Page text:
Ross Douthat penned a pretty decadent essay last Sunday, contending that, yes, Virginia! we are living in a time of generalized decadence, and then, arguing that, though decadence ought to be resisted, at least, a bit, really decadence is not so bad after all. Yup, there is decadence for you, alright.
Following in the footsteps of the great cultural critic Jacques Barzun, we can say that decadence refers to economic stagnation, institutional decay and cultural and intellectual exhaustion at a high level of material prosperity and technological development. Under decadence, Barzun wrote, â€œThe forms of art as of life seem exhausted, the stages of development have been run through. Institutions function painfully. Repetition and frustration are the intolerable result.â€ He added, â€œWhen people accept futility and the absurd as normal, the culture is decadent.â€ And crucially, the stagnation is often a consequence of previous development: The decadent society is, by definition, a victim of its own success.
Note that this definition does not imply a definitive moral or aesthetic judgment. (â€œThe term is not a slur,â€ Barzun wrote. â€œIt is a technical label.â€) A society that generates a lot of bad movies need not be decadent; a society that makes the same movies over and over again might be. A society run by the cruel and arrogant might not be decadent; a society where even the wise and good canâ€™t legislate might be. A crime-ridden society isnâ€™t necessarily decadent; a peaceable, aging, childless society beset by flares of nihilistic violence looks closer to our definition.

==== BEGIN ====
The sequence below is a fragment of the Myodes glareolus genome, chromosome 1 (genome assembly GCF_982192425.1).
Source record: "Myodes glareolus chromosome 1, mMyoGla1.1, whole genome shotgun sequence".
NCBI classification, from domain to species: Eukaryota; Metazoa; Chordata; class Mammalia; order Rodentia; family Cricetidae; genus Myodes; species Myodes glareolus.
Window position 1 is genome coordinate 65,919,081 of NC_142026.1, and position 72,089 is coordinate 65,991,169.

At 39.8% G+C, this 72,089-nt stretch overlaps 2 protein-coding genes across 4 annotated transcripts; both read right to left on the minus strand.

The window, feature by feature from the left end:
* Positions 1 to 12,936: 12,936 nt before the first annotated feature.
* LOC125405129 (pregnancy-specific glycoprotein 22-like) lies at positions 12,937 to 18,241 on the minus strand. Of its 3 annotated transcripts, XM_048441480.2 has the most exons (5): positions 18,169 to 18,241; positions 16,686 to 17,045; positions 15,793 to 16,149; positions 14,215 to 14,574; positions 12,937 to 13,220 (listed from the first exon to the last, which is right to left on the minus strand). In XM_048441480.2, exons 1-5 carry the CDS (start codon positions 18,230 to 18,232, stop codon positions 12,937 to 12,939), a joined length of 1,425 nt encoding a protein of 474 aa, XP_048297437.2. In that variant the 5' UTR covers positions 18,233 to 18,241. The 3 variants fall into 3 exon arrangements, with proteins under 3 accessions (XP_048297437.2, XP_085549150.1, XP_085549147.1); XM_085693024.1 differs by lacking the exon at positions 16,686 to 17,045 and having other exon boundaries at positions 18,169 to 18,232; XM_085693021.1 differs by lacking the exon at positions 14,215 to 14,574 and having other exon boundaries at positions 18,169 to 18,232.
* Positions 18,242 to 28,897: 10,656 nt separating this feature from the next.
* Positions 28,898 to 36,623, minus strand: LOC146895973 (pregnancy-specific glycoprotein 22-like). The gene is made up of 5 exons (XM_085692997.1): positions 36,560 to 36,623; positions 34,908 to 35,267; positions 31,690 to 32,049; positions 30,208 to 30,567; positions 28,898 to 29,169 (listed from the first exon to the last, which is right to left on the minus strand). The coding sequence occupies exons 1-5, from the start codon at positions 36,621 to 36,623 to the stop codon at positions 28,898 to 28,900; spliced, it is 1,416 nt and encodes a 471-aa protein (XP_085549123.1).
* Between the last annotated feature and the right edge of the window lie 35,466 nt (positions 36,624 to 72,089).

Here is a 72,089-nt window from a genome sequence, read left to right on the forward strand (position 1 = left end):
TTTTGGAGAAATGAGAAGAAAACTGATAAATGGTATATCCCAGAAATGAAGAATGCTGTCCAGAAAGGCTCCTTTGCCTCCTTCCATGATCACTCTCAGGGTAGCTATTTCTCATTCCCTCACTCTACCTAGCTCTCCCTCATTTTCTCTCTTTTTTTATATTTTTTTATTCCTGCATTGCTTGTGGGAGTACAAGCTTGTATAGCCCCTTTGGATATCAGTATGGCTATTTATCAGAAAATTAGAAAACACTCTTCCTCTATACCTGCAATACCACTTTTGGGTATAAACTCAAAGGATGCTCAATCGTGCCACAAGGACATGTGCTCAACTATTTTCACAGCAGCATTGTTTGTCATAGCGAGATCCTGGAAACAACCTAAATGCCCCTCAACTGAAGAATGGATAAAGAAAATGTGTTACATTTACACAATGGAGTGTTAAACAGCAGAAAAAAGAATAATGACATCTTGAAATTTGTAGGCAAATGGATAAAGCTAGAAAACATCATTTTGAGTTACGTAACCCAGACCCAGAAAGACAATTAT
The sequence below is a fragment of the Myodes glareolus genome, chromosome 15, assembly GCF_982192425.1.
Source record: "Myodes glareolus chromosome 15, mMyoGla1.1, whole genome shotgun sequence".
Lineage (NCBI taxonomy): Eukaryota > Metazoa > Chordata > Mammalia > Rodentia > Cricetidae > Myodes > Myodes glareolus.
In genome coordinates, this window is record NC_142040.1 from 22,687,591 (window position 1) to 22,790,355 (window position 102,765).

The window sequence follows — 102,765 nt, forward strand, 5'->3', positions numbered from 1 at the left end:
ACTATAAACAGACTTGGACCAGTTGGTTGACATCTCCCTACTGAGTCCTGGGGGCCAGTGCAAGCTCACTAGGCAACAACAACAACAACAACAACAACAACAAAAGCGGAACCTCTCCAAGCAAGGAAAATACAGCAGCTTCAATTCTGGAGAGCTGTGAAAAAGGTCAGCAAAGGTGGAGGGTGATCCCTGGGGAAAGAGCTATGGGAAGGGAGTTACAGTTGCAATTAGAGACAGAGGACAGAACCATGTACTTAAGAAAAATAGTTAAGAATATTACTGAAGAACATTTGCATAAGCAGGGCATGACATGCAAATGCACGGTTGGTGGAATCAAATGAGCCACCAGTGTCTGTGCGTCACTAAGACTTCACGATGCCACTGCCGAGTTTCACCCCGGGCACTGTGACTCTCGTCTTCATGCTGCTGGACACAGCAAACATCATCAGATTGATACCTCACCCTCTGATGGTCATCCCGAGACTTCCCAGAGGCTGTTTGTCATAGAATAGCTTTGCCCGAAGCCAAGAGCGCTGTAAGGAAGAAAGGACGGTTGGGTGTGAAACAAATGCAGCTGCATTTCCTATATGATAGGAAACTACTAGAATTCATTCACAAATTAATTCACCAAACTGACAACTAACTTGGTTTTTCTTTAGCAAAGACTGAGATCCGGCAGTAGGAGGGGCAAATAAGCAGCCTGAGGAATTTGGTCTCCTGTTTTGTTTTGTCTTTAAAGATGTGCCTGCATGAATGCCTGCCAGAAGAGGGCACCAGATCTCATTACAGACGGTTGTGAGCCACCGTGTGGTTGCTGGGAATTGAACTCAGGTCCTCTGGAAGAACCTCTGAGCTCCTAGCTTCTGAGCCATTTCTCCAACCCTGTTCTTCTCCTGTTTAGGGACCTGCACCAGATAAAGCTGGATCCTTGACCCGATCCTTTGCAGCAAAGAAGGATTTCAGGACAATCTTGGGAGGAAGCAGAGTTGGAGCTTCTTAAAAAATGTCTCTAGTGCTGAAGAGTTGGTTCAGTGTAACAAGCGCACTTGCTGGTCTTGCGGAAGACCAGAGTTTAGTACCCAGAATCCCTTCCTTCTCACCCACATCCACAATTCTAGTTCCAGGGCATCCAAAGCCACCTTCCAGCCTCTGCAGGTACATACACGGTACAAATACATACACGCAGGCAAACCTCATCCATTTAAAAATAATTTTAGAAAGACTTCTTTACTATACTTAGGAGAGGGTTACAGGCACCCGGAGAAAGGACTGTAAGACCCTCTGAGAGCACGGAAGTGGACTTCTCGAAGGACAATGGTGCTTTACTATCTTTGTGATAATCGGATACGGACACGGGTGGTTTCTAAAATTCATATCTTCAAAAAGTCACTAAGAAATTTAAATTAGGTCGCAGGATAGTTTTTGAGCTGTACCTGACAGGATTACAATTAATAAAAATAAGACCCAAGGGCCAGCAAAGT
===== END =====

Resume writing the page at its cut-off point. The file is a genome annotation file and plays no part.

Nor does this definition imply that decadence is necessarily an overture to a catastrophe, in which Visigoths torch Manhattan or the coronavirus has dominion over all. History isnâ€™t always a morality play, and decadence is a comfortable disease: The Chinese and Ottoman empires persisted for centuries under decadent conditions, and it was more than 400 years from Caligula to the actual fall of Rome.
â€œWhat fascinates and terrifies us about the Roman Empire is not that it finally went smash,â€ wrote W.H. Auden of that endless autumn, but rather that â€œit managed to last for four centuries without creativity, warmth, or hope.â€
Whether we are waiting for Christians or barbarians, a renaissance or the Singularity, the dilemma that Auden described is now not Romeâ€™s but ours.